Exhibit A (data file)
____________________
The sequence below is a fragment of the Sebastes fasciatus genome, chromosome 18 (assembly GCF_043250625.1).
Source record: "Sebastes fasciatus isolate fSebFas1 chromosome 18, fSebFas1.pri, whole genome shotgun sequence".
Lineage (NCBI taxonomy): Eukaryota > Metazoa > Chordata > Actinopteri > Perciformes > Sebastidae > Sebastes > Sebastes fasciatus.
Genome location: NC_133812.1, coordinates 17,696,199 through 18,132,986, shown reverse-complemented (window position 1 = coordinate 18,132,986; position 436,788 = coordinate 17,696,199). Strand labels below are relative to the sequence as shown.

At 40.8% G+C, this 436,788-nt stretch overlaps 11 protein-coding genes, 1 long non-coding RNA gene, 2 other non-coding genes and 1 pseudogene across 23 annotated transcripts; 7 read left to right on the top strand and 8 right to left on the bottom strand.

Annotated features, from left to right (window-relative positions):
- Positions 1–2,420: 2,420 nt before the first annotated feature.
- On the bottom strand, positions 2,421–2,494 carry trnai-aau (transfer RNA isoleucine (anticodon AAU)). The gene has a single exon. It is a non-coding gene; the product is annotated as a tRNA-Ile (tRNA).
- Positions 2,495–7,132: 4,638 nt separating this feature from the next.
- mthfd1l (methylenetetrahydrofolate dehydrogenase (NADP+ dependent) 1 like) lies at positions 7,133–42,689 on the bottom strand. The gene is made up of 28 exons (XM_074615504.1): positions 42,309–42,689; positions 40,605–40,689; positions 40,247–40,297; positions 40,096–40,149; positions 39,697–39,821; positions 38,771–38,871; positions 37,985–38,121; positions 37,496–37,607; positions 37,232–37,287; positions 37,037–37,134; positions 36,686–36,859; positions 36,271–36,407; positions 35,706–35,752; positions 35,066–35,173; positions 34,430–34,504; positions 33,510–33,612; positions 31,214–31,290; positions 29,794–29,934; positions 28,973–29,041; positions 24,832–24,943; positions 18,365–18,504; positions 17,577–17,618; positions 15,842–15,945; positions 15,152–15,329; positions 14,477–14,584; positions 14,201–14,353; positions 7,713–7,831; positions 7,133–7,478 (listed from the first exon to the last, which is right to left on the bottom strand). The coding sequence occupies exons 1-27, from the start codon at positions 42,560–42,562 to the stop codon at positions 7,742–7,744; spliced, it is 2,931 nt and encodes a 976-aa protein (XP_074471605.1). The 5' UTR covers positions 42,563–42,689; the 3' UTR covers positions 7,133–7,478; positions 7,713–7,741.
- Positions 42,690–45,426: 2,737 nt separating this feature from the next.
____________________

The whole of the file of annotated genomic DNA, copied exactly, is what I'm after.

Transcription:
The sequence below is a fragment of the Sebastes fasciatus genome, chromosome 18 (assembly GCF_043250625.1).
Source record: "Sebastes fasciatus isolate fSebFas1 chromosome 18, fSebFas1.pri, whole genome shotgun sequence".
Lineage (NCBI taxonomy): Eukaryota > Metazoa > Chordata > Actinopteri > Perciformes > Sebastidae > Sebastes > Sebastes fasciatus.
Genome location: NC_133812.1, coordinates 17,696,199 through 18,132,986, shown reverse-complemented (window position 1 = coordinate 18,132,986; position 436,788 = coordinate 17,696,199). Strand labels below are relative to the sequence as shown.

At 40.8% G+C, this 436,788-nt stretch overlaps 11 protein-coding genes, 1 long non-coding RNA gene, 2 other non-coding genes and 1 pseudogene across 23 annotated transcripts; 7 read left to right on the top strand and 8 right to left on the bottom strand.

Annotated features, from left to right (window-relative positions):
- Positions 1–2,420: 2,420 nt before the first annotated feature.
- On the bottom strand, positions 2,421–2,494 carry trnai-aau (transfer RNA isoleucine (anticodon AAU)). The gene has a single exon. It is a non-coding gene; the product is annotated as a tRNA-Ile (tRNA).
- Positions 2,495–7,132: 4,638 nt separating this feature from the next.
- mthfd1l (methylenetetrahydrofolate dehydrogenase (NADP+ dependent) 1 like) lies at positions 7,133–42,689 on the bottom strand. The gene is made up of 28 exons (XM_074615504.1): positions 42,309–42,689; positions 40,605–40,689; positions 40,247–40,297; positions 40,096–40,149; positions 39,697–39,821; positions 38,771–38,871; positions 37,985–38,121; positions 37,496–37,607; positions 37,232–37,287; positions 37,037–37,134; positions 36,686–36,859; positions 36,271–36,407; positions 35,706–35,752; positions 35,066–35,173; positions 34,430–34,504; positions 33,510–33,612; positions 31,214–31,290; positions 29,794–29,934; positions 28,973–29,041; positions 24,832–24,943; positions 18,365–18,504; positions 17,577–17,618; positions 15,842–15,945; positions 15,152–15,329; positions 14,477–14,584; positions 14,201–14,353; positions 7,713–7,831; positions 7,133–7,478 (listed from the first exon to the last, which is right to left on the bottom strand). The coding sequence occupies exons 1-27, from the start codon at positions 42,560–42,562 to the stop codon at positions 7,742–7,744; spliced, it is 2,931 nt and encodes a 976-aa protein (XP_074471605.1). The 5' UTR covers positions 42,563–42,689; the 3' UTR covers positions 7,133–7,478; positions 7,713–7,741.
- Positions 42,690–45,426: 2,737 nt separating this feature from the next.